Bad and all as things must have seemed if you were a Waterford supporter coming out of Páirc Uí Chaoimh, it would have been worse if you were a Cork follower making your way home from Limerick 24 hours earlier.

After the perfect start, 1-3 to 0-0 ahead inside the first ten minutes, Cork were outscored by 2-23 to 0-11 over the next hour in what was a dreadful and rudderless performance. Considering that Galway shot 13 wides, had a penalty saved and a goal called back that should have been allowed to stand, it could have been even worse.

Three years ago in the qualifiers, against the same opposition, Cork were down a man following Donal óg Cusack's sending off, and facing into a strong breeze in the second half. Yet, showing courage, resilience and craft, they dug out a victory that had the Cork supporters flooding on to the field afterwards in response to the bravery and fight the team had shown. It's hard to believe that ten of the same players were involved last weekend, because this was a defeat without honour, and a performance devoid of any spirit or passion. Whatever faith, belief and connection the supporters had with this team appears to be long gone.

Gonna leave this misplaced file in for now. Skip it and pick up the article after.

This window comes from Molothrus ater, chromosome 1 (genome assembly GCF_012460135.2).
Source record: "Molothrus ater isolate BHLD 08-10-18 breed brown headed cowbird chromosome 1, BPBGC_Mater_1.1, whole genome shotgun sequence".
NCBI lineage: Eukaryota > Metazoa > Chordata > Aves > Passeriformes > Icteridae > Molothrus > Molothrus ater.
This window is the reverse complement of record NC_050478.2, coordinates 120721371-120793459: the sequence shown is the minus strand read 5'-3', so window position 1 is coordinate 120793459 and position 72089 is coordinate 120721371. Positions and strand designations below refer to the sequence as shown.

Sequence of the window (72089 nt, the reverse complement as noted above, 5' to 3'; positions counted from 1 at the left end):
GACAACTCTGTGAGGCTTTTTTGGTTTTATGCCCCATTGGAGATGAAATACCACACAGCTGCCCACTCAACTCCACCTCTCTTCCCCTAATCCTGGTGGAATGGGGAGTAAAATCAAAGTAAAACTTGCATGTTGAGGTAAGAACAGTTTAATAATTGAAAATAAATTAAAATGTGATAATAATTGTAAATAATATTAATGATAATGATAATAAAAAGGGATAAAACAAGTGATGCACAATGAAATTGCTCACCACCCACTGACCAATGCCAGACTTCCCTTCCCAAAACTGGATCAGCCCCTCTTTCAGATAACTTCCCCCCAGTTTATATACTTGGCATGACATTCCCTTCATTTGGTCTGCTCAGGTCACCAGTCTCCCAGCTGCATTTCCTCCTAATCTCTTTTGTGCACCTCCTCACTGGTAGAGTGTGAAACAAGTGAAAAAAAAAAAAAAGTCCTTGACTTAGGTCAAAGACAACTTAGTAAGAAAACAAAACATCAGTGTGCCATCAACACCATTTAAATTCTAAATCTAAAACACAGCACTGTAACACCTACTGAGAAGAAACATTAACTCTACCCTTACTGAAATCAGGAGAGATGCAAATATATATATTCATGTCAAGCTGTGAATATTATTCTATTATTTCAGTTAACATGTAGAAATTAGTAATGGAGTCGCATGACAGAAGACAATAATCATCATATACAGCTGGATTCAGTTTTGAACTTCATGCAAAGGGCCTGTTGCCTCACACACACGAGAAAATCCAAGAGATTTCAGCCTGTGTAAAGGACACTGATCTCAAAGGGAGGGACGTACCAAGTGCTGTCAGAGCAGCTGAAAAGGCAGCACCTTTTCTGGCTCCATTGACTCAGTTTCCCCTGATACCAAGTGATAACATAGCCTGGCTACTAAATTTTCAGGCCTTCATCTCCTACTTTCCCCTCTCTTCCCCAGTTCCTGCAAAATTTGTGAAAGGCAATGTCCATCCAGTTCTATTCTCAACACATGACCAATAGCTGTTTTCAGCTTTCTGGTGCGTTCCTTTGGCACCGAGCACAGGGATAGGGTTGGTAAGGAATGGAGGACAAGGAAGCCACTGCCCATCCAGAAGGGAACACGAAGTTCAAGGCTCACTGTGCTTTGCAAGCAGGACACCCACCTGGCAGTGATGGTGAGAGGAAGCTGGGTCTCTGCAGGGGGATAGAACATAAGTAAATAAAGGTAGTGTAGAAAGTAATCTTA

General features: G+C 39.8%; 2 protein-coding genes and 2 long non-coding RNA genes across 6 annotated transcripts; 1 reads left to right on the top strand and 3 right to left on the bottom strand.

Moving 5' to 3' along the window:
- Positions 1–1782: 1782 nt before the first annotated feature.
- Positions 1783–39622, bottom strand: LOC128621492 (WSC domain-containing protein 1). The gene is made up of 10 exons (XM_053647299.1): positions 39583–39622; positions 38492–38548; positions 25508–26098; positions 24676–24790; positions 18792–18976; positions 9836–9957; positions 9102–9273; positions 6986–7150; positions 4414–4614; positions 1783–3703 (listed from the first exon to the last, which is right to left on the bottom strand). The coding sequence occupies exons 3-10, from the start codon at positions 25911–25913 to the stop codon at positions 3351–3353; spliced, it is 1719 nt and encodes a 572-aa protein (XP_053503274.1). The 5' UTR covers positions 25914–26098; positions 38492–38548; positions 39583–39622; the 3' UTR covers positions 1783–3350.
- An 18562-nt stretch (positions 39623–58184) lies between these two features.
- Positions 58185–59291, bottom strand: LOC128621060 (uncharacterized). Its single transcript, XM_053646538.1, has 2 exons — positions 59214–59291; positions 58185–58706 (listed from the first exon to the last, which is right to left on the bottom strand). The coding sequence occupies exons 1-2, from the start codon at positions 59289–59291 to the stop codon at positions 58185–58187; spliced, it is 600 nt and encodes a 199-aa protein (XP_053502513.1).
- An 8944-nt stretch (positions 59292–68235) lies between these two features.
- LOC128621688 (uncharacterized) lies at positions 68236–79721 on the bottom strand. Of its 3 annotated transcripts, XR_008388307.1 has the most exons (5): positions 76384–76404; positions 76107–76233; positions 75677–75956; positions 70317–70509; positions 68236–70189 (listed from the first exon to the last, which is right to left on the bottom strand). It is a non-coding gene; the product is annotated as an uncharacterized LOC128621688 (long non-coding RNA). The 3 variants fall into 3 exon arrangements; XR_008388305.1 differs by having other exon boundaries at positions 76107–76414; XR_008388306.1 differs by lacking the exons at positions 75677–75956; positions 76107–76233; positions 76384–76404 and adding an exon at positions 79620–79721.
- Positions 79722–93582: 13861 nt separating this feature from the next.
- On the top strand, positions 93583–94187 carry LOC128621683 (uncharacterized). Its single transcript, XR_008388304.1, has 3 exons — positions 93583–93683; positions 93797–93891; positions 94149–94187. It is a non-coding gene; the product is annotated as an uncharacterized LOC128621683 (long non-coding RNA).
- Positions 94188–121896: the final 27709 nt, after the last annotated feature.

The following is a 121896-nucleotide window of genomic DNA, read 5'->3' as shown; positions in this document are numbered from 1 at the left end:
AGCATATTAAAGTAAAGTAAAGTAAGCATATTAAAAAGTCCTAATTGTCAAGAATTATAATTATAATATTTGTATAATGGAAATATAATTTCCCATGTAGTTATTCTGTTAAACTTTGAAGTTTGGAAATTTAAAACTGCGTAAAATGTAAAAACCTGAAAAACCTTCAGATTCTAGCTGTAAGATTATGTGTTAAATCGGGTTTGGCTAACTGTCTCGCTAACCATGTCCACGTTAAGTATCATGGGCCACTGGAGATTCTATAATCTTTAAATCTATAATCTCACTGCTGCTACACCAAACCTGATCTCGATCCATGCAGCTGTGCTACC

Clearly, the team is caught between playing the short passing style that served them so well under Donal O'Grady and John Allen and the longer, more direct style favoured by their successors. Either way, it was dreadful to watch, and light years away from the cutting edge Kilkenny and Tipperary have shown in the provincial finals.

More dispiriting for the genuine fans is the realisation that there is something fundamentally wrong with the chemistry within this team. With no shortage of proven leaders on the field who have done it for Cork in the past, the fact there was a clear lack of leadership from many of the older players last Saturday is something that's hard to reconcile.

Obviously there are complex issues involved. The lingering effects of the various strikes over the years, the presence of players who played during the fall-out in 2009 as well as the fractured relationship between many of the senior players and the county board are all still relevant. The dropping of Seán óg ó hAilpín, given his standing with the older players, is another factor. But attitude is often said to reflect leadership, and if that's the case then you have to question whether the players really believe in the manager and where the team is going. Either way, Cork have now arrived at a fork in the road, and hard decisions are going to have to be made, particularly in relation to some of the older players.

At least the performance of the under 21s on Friday night has given them a much needed fillip. Were they to go on and win the Munster or All-Ireland titles, it would provide the nucleus of something to build on. In addition, given its tradition, the size of the county and the resources available, Cork have the potential to bounce back faster than just about anybody else. In that context, the county board have a critical decision to make in terms of who the best man to take Cork forward is -- not just into next year but beyond.